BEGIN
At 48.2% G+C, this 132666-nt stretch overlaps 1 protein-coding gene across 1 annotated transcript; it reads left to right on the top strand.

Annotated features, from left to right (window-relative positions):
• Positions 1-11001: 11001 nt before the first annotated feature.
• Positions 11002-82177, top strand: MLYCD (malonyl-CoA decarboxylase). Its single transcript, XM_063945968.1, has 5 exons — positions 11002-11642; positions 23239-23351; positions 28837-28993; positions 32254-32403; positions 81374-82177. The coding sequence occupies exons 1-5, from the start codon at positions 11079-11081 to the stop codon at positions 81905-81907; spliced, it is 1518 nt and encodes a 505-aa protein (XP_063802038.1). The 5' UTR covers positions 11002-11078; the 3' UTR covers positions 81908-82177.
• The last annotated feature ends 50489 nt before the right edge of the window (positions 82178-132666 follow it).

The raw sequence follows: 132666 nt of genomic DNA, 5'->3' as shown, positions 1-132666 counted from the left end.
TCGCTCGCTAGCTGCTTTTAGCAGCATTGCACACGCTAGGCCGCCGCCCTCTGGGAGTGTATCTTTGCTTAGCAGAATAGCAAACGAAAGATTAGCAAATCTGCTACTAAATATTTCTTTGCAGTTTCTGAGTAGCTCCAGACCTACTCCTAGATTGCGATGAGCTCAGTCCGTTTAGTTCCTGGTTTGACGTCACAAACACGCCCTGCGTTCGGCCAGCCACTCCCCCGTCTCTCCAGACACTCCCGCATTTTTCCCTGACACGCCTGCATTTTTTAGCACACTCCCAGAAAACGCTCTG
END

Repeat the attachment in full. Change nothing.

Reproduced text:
At 48.2% G+C, this 132666-nt stretch overlaps 1 protein-coding gene across 1 annotated transcript; it reads left to right on the top strand.

Annotated features, from left to right (window-relative positions):
• Positions 1-11001: 11001 nt before the first annotated feature.
• Positions 11002-82177, top strand: MLYCD (malonyl-CoA decarboxylase). Its single transcript, XM_063945968.1, has 5 exons — positions 11002-11642; positions 23239-23351; positions 28837-28993; positions 32254-32403; positions 81374-82177. The coding sequence occupies exons 1-5, from the start codon at positions 11079-11081 to the stop codon at positions 81905-81907; spliced, it is 1518 nt and encodes a 505-aa protein (XP_063802038.1). The 5' UTR covers positions 11002-11078; the 3' UTR covers positions 81908-82177.
• The last annotated feature ends 50489 nt before the right edge of the window (positions 82178-132666 follow it).

The raw sequence follows: 132666 nt of genomic DNA, 5'->3' as shown, positions 1-132666 counted from the left end.
TCGCTCGCTAGCTGCTTTTAGCAGCATTGCACACGCTAGGCCGCCGCCCTCTGGGAGTGTATCTTTGCTTAGCAGAATAGCAAACGAAAGATTAGCAAATCTGCTACTAAATATTTCTTTGCAGTTTCTGAGTAGCTCCAGACCTACTCCTAGATTGCGATGAGCTCAGTCCGTTTAGTTCCTGGTTTGACGTCACAAACACGCCCTGCGTTCGGCCAGCCACTCCCCCGTCTCTCCAGACACTCCCGCATTTTTCCCTGACACGCCTGCATTTTTTAGCACACTCCCAGAAAACGCTCTG